Black Lives Matter is reverberating around the world, triggering a fresh reckoning with the racist global history of colonialism and slavery. While Confederate statues began to tumble across the American South, in Bristol, England, a diverse group felled a statue of a slave trader that has long provoked offense. Statues of colonial conquerors of Africa and South Asia have followed, along with a robust discussion of the ways in which such actions make history rather than erase it. These movements abroad are not merely echoes of BLM; BLM itself is global. The shared impetus is a common opposition to racism, of which anti-Black racism has been the most lethal and traumatic.
In the seminal paper on AI, titled Computing Machinery and Intelligence, Alan Turing famously asked: "Can machines think?" -- or, more accurately, can machines successfully imitate thought? Turing clarifies that he's interested in machines that "are intended to carry out any operations which could be done by a human computer." In other words, he's interested in complex digital machines. Since the achievement of a thinking digital machine is a matter of the evolution of machines, it reasons to start at the beginning of machine history. A machine is a device that does work.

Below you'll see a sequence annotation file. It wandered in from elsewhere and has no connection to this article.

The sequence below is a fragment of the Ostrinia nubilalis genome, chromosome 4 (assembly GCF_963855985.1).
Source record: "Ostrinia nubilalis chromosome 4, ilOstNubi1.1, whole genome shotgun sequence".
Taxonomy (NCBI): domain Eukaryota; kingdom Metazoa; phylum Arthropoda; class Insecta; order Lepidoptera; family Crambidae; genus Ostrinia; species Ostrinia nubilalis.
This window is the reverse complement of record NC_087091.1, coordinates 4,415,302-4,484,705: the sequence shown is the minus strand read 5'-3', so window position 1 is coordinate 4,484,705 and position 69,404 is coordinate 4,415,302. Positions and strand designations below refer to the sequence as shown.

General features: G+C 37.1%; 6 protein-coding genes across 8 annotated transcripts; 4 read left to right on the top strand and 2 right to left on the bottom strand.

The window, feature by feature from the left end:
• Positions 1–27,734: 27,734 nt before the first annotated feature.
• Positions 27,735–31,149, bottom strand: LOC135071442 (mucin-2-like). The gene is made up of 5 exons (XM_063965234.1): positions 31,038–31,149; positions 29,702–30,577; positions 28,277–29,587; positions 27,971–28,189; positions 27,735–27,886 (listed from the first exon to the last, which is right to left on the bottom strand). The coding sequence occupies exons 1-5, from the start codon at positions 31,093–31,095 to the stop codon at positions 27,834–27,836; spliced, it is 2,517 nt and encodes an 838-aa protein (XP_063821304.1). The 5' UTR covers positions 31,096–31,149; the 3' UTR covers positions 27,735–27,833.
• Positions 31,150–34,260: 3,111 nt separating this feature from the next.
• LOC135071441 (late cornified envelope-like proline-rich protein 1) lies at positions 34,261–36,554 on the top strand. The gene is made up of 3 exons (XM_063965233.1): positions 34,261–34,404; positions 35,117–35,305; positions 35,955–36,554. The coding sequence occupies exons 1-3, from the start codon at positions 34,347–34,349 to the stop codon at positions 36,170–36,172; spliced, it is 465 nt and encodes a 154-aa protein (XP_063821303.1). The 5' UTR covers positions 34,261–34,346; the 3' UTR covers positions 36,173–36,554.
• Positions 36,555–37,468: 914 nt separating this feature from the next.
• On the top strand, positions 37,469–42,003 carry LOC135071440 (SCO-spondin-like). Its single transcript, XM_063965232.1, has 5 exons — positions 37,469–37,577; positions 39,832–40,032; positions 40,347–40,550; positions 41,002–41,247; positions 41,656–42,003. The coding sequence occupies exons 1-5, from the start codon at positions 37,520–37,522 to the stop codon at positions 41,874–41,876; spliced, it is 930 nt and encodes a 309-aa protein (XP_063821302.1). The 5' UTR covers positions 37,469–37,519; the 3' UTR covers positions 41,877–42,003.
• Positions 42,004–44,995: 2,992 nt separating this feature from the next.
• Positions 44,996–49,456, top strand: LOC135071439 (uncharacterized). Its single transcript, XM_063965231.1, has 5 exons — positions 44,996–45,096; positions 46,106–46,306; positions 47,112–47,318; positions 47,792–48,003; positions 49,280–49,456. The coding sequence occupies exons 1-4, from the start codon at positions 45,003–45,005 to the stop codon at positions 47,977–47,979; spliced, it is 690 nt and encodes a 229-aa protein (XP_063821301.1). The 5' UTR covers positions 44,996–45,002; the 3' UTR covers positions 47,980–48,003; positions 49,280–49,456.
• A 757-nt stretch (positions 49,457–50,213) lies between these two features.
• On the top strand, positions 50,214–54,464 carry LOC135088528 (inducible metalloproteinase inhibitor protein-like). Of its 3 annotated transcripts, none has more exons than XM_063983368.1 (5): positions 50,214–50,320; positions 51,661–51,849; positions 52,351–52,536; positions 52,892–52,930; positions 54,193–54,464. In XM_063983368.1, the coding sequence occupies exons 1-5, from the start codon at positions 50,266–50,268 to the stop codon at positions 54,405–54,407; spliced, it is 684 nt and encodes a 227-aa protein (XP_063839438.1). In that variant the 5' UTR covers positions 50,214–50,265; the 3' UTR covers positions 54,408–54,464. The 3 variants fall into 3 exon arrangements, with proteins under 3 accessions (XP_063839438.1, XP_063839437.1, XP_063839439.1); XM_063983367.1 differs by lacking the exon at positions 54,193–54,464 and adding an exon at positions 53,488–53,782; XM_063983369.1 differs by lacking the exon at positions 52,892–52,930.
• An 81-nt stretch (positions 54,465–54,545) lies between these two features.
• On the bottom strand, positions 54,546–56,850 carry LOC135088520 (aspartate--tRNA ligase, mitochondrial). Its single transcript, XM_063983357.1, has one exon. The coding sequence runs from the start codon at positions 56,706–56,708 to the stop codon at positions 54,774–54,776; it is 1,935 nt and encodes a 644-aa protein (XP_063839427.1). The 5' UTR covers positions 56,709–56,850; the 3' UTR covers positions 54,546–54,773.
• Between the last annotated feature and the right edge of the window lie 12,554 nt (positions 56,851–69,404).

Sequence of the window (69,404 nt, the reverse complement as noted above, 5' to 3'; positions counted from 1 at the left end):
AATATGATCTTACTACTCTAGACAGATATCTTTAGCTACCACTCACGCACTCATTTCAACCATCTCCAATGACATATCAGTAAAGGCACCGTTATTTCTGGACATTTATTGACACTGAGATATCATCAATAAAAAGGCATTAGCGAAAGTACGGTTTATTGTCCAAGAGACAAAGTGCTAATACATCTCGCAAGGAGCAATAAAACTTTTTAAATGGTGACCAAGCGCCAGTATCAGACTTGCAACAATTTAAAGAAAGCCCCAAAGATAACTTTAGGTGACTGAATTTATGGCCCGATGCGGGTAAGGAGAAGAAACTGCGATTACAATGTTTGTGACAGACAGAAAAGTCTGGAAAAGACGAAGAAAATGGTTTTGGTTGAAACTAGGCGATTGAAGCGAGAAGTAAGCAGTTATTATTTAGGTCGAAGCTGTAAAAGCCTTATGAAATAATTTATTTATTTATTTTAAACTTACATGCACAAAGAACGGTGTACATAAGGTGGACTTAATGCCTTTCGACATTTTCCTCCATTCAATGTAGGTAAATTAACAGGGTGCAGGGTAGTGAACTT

There is nothing remarkable about mathematicians' achievements going unrecognised in a wider world changed by their discoveries. The hidden history of Alan Turing is just a particularly bizarre example -- one we can expect to become much better known during the 2012 centenary of his birth. We are republishing it in honor of Alan Turing's birthday.) But for many of us the peculiar resonance between the personal and the scientific makes Turing specially iconic. And the visionary form this interaction took gives Turing's writings a relevance and impact which continues to this day.